Banks should adopt mobile payment or risk becoming irrelevant: Forrester

Visa says over half the people in Asia use mobile payments, and Criteo puts the Southeast Asian conversion rate at 45 per cent

By Kevin McSpadden

As Southeast Asian merchants, startups and consumers increasingly adopt mobile payment systems, banking executives need to evaluate and integrate mobile solutions or risk being left behind, says a recent report published by Forrester Research.

Furthermore, the report says if banks do not move quickly, they risk becoming irrelevant, surrendering customer relationships and missing out on key consumer data.

“The huge success of mobile payment services offered by tech titans and messaging app providers such as Alipay and WeChat in China, the potential expansion of Apple Pay, Samsung Pay and Payments by Facebook into Southeast Asia, and the rapid growth of mobile payment systems by telcos, card networks and tech startups are making it more critical than ever for e-business executives at the region’s banks to evaluate whether they need to provide mobile payments to their customers,” the report says.

Visa’s 2015 Regional eCommerce Monitor Survey, in which the credit card giant surveyed 11,760 people across APAC in May and June, showed the gap between online purchases made on desktop versus mobile is shrinking. The report said m-commerce activity has increased by 22 per cent year-on-year.

Data given to e27 by Visa showed 56 per cent of respondents made online purchases via mobile. However, only 30 per cent of people surveyed said they prefer to make mobile payments.

Another report released today by French performance marketing company Criteo said 45 per cent of Q3 sales conversions in Southeast Asia were done via mobile, a 27 per cent increase from Q2. Indonesia was the most active at 56 per cent.

Expanding into APAC, Criteo data says Japanese consumers make payments on mobile at nearly three times the rate of those in the US.

Breakdown of risks

The Forrester report cited three motivations for banks to get on the mobile payment bandwagon.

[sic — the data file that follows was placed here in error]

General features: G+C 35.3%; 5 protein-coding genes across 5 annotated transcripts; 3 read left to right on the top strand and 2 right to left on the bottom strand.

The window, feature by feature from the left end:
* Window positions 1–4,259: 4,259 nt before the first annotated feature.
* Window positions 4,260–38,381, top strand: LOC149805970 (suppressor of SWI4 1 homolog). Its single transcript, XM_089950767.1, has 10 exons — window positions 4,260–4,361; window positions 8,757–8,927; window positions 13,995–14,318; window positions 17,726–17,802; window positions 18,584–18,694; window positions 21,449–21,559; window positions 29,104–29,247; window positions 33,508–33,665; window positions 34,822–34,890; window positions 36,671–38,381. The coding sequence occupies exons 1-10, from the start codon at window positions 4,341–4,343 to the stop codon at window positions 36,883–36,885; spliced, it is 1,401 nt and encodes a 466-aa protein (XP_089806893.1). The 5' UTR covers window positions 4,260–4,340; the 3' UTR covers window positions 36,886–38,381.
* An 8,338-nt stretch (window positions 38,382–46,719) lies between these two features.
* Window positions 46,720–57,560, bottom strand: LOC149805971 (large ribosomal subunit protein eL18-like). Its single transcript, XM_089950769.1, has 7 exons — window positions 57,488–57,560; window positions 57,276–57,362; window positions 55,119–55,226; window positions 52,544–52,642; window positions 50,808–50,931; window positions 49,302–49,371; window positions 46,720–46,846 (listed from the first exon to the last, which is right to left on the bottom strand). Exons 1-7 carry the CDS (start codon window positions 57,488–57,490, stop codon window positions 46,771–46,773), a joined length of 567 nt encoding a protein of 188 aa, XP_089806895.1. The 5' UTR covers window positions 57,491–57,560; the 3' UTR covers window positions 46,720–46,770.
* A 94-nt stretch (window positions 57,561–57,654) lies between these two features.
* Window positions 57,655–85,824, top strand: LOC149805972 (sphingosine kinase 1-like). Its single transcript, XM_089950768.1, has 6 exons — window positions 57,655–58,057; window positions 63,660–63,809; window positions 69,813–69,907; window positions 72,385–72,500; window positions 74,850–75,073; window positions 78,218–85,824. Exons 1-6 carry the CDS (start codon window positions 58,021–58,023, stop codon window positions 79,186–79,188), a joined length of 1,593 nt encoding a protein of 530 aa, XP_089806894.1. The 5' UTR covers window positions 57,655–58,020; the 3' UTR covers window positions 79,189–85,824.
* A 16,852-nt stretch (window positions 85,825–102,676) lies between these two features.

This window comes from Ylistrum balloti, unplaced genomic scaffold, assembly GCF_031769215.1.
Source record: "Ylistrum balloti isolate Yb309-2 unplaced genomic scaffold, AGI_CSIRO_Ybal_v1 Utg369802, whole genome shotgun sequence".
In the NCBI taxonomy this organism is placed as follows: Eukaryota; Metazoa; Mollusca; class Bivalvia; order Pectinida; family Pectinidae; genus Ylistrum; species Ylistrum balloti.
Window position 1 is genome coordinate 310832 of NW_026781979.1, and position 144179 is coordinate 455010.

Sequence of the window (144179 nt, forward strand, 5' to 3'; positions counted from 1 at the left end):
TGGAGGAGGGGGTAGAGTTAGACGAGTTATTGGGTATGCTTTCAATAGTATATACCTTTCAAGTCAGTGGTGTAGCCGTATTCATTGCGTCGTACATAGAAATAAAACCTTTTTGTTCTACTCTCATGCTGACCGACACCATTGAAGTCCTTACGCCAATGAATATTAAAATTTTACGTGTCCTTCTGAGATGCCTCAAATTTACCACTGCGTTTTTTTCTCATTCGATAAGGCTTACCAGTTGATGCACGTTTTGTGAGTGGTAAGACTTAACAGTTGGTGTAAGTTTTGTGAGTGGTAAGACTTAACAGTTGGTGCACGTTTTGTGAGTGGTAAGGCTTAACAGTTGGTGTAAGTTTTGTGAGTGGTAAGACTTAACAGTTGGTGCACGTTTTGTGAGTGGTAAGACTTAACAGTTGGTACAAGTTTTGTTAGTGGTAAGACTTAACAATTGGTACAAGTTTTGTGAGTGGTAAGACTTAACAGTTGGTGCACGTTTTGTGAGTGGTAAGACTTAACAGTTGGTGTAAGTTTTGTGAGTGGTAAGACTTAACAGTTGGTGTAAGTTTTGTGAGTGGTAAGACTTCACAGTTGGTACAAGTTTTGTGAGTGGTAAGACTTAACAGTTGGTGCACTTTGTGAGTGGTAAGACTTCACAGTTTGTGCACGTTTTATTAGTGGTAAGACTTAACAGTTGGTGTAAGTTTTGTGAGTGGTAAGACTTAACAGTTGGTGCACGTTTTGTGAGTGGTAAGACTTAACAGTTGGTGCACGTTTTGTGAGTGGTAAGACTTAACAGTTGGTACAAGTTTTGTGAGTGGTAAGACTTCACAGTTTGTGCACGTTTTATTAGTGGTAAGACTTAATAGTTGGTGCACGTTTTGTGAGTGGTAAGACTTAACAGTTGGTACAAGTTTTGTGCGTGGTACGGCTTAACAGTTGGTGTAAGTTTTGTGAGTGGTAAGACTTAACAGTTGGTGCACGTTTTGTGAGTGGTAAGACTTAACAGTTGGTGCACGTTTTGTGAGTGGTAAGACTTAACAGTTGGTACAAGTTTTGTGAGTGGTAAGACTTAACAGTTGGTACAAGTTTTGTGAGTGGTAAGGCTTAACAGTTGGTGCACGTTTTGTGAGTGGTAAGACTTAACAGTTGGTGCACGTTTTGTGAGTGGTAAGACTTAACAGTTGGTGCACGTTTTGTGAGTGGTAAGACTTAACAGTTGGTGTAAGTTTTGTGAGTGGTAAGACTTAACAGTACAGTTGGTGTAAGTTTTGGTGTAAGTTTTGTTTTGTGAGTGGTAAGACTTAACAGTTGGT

First is the risk of becoming irrelevant. The report points out that, in previous generations, banks were the only institution for handling payments. Today, the market is filled with payment alternatives — PayPal being the most obvious.

For example, about 18 months ago, PayPal launched a service called PassPort with the intention of boosting international sales.

“PassPort enables [companies] to explore new international sales opportunities, find new sales peaks and tap into global holidays beyond [its] country’s borders. Our tools will provide them with the understanding of gift giving traditions country by country and ways they can tap into new or additional commerce cycles and sales trends,” PayPal General Manager of Singapore and Southeast Asia Rahul Shinghal tells e27 via email.

PassPort gives businesses invaluable data and assuming it leads to a boost in sales it may also mean the entrepreneur permanently migrates operations to PayPal.

The loss of relevance leads to the second concern: losing relationships. Forrester calls it the ‘dumb pipe’ phenomenon; losing engagement while still paying for the infrastructure.

The last point is the risk of losing customer data.

Alipay and Paypal have over 350 million active users between them. Smaller companies in less mature markets, like Philippine-based Ayannah, are even getting significant traction. Ayannah, which promises “digital financial services for the world’s unbanked”, claims over 10 million users.

Paypal’s Shinghal drives home the point:

“We are on the cusp of the mobile-first era and at PayPal we have seen our mobile growth rise from less than one per cent of our payment volume in 2010 to more than 20 per cent in 2014.”

A looming threat or a potential opportunity?

Forrester makes an effort to cite Apple Pay and Samsung Pay as two services not currently in Southeast Asia that, once they enter the market, will force banks to develop a business partnership for the simple reason of pragmatism.

But, while Samsung and Apple certainly are tech giants, it may be some time before the payment services come to Southeast Asia.

Samsung Pay processed US$30 million worth of transactions its first month in South Korea but is currently focussed on a US expansion. Apple Pay is still struggling to gather momentum in the US.

That means other companies are filling the demand. One example is fastacash, a social payment service with a notable client — DBS Bank.

Yesterday fastacash announced it will be expanding into Myanmar through a partnership with the strictly mobile platform, MyPay.

e27 does not know the specifics of DBS and fastacash’s business arrangement but as of yesterday the bank has a working relationship with a fintech startup making inroads into Myanmar’s mobile payment ecosystem.

So, what to do?

Rather than outline a grande scheme for the banking industry, Forrester suggests individual regional banks build partnerships with fintech companies, ala fastacash and DBS.

It recommends that banks accurately dissect needs, pinpoint challenges in the market (consumers trusting mobile payments is a big one) and find a company capable of solving the problem.

But, most urgently, Forrester emphasises the time to make the move is now.